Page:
Glaciers represent a major economic and societal issue (water resources, hazards, sea level change), the importance of which is reinforced in the current context of rapid change in climate forcing, surface conditions and anthropogenic pressure.
The glacier equilibrium line represents the place on the glacier where the surface mass balance is zero. It thus delineates, upstream, the accumulation zone (where the mass balance is positive) and, downstream, the ablation zone (where the mass balance is negative). From one year to the next, depending on climatic conditions, the altitude of the equilibrium line varies. Knowing its altitude each year and documenting its temporal variability therefore gives us information on climatic conditions and their evolution.
Traditionally and mainly due to the difficulty of access and the topographical complexity of glacial environments, glaciological data are derived from in situ measurements and are accessible on a very limited number of glaciers. Thus, in situ measurement of the equilibrium line altitude is carried out on an extremely small number of glaciers: around 40 glaciers have continuous measurements over more than 40 years (i.e. 0.016% of the total number of glaciers on Earth). Recent studies have shown the interest of high spatial resolution optical satellite remote sensing to regionalize the measurement of these variables (e.g. Rabatel et al., 2005, 2012, 2013, 2016, 2017).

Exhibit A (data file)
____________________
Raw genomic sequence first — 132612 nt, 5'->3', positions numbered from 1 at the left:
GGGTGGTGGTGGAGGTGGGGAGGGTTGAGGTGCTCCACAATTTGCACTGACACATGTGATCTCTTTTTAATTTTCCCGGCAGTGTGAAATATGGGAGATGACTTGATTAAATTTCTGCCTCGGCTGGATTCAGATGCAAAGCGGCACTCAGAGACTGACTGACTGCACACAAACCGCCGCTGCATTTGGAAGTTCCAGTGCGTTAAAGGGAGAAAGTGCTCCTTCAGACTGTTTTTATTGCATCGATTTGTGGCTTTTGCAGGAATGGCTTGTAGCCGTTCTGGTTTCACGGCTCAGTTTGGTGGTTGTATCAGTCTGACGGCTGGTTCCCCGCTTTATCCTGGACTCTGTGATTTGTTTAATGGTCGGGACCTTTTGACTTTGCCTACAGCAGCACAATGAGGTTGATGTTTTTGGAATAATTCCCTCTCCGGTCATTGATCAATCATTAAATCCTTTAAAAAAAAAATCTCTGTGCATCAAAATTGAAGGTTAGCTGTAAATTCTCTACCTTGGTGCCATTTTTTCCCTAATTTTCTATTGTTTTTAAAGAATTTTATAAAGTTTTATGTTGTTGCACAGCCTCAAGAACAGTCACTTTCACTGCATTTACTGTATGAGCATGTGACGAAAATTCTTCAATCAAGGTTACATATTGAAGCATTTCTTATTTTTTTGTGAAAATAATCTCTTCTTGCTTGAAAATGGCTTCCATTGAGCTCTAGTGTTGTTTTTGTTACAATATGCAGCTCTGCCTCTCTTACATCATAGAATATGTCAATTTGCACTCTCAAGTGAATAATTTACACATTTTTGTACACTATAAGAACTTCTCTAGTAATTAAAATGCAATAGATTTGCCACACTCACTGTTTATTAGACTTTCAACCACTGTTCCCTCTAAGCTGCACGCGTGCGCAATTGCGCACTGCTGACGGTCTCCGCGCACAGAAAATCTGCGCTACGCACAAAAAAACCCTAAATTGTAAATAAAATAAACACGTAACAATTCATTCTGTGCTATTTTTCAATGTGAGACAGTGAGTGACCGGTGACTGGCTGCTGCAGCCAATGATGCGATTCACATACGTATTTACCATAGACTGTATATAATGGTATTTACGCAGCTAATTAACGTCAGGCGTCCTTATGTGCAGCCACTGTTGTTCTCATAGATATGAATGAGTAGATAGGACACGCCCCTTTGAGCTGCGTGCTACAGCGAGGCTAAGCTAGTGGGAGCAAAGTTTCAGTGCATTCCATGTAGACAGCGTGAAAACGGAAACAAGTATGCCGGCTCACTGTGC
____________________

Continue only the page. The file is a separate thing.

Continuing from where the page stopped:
The proposed product consists of the elevation of the annual glacier equilibrium line, measured at the end of the ablation period for all glaciers on a regional scale using optical spatial remote sensing. The characteristics of the product are the following:
- Satellite data sources: Sentinel-2, Landsat-5/8, ASTER, SPOT-6/7
- Frequency of publication: Annual
- Coverage: European Alps
A product without equivalent
The product Altitude of Annual Glacier Equilibrium Line has no equivalent in Europe (Copernicus) or the United-States (NSIDC). One of its strengths is that it relies on both in situ observations and remote sensing. Finally, this approach is in line with the monitoring strategy established internationally by the Global Terrestrial Network for Glaciers (GTN-G) and the Global Cryosphere Watch (GCW, WMO).
From a scientific perspective, the product fills a gap in glacier information both nationally and internationally. In terms of applications, it provides elements for a better characterization of the recent evolution of glaciers and the associated impacts (water resources, sea level) useful for land management.
240 glaciers in the European Alps
The product Altitude of Annual Glacier Equilibrium Line is available for a set of 240 glaciers in the European Alps over the period 2000-2016. The satellite data processing chain set up in the framework of Lucas Davaze’s thesis (2019, Univ. Grenoble Alpes) has been published (cf. Davaze et al. 2020, Supp. Mat.). Current considerations include the possibility of minimising human intervention in the production of the product and the production of the data.
Davaze, L., A. Rabatel, A. Dufour, R. Hugonnet, Y. Arnaud. 2020. Region-wide annual glacier surface mass balance for the European Alps from 2000 to 2016. Frontiers in Earth Science, Cryospheric Sciences, doi: 10.3389/feart.2020.00149